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Why use heading tags as opposed to font tags for displaying text in HTML?
I pose this question as it is something that i often get asked by clients about and felt it was worthwhile talking about. Although related to clients, I think its something that people who code HTML should also give consideration. The scenario I usually find myself in is that a client wants to understand why the content management system I have produced just uses H1, H2, H3, etc all the way to P to style text as oppose to give a whole array of different font options that can be available.
My answer to that scenario is based on a number of factors which i believe need to be thought about when using heading tags compared to font tags which are:- consistency of design, structure, accessibility, seo and document weight.
I would say that structure and consistency of design is the most important one as this is the factor that is visually more noticeable than any of the others to a user. Admittedly it would be fine to say that you can potentially create exactly the same styles whether you use font or heading tags, which to me is true. The difference I see with regards to the 2 ways of doing it is that the heading tags are more designed to get you to think about the content and to structure it appropriately. My trouble with font tags is that basically you can set a value for size, colour and family (ie the font name). For me in my mind this encourages you to stray away from the existing design, as potentially you can add new fonts, new colours and introduce lots of different sizing of text without really thinking too much about it. This is where heading tags have the edge as far as im concerned as there is only seven possible options so not as much leeway to go totally mad. Plus what I think helps is that fact that they are named Heading 1 ,2 ,3 ,4 5, 6 and P which gives this idea of hierarchy which is how I believe you should look at adding content within a document. This gets you to think for example I will use H1 for all titles throughout the site therefore you’re thinking about the document structure and as the H1 tag is styled within a css style sheet you also maintain a consistency throughout so a user understands that the size, colour, weight means its a title. I should make clear that yes you can go wrong with the use of headings ie if not set up correctly or used in a manner like a hierarchy yet in my opinion its more focussed on that method than font tags.
I expect at this stage some people will say that surely you can create font tags with classes defined within a stylesheet or set with values to behave in the same way as heading tags yet have much more of them yet still produce a document in a structured way. This is true and I wouldn’t argue with that theory at all, yet invariably I find that this isnt the case.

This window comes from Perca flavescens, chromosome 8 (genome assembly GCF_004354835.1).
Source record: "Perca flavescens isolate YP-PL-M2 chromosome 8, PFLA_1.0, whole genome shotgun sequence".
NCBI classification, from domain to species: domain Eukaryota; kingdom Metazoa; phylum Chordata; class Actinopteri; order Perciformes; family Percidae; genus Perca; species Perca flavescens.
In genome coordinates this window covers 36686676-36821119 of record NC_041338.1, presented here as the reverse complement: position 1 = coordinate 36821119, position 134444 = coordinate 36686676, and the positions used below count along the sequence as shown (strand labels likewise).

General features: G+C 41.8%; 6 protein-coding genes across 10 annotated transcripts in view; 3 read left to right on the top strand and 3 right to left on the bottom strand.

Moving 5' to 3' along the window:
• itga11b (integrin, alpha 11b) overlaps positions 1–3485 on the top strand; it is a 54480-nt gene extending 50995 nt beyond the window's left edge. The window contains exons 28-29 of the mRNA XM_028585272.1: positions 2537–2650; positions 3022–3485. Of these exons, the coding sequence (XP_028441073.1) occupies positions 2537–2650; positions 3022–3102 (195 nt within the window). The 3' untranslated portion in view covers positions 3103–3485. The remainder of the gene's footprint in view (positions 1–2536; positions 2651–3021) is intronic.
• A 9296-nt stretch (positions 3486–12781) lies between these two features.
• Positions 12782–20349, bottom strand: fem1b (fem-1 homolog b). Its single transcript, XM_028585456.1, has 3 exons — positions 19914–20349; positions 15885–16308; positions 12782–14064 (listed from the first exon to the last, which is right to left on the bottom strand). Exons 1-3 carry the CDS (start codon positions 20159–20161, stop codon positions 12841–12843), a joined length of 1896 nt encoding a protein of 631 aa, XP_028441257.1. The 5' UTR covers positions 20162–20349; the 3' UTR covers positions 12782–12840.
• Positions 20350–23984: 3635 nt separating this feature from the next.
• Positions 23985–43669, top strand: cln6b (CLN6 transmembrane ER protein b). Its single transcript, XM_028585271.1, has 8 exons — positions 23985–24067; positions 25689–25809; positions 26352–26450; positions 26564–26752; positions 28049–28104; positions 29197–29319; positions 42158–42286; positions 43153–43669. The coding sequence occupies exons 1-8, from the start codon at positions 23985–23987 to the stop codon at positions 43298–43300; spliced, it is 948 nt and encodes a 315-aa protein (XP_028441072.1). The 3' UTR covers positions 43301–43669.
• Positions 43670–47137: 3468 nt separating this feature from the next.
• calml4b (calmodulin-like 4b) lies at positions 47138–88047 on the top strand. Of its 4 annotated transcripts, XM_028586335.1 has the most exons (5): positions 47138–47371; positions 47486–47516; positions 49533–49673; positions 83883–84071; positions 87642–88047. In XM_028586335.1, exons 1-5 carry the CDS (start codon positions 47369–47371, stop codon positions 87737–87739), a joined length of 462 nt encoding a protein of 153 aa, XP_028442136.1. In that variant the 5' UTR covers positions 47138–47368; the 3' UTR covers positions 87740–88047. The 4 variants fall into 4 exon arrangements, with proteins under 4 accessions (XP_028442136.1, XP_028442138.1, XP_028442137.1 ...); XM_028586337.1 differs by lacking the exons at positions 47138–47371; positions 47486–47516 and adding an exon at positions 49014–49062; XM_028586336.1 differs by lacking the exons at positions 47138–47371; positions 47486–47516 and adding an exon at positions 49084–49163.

This then brings me to the next factor accessibility and how the 2 differ from each other. In this scenario accessibility is about being able to create a readable page regardless of what technology is being used to view it. This does encompass the above points already mentionned yet what I specifically want to address is here is when a web page is viewed differently from what is the norm. The example screenshot below shows the difference between font tags defined by a stylesheet and heading tags if the css has been switched off.
As you can see within the picture the font tags displayed on right show the text exactly the same style, so barring for the indicators I have added you would just see one long same unformatted document. In contrast when using the heading tags this uses size to display them differently so therefore you still get a structure and makes the page more easy to read.
My next point is if used properly then you can get round the use of using font tags, although I would still say that heading tags are more effective. Where the heading tag is certainly better is document weight whereby if you imagine a HTML document that contains many lines of code containing <font size=”2″ family=”verdana, arial” color=”#000″> compared to <h1>, although it may not make too much difference for users with there broadband connection there certainly is a vast difference between the two methods and page loading speed should surely be a consideration.
It can also be said the heading tags are better for seo work as I believe that search engines use the <h1> and <h2> tags when deciding on how to index pages when crawled by search engine robots. This does potentially give it an advantage over font tags if search engine places are derived from how the document is coded.
These are my reasons as to why i would use heading tags and why I advise clients in the above scenario to use them.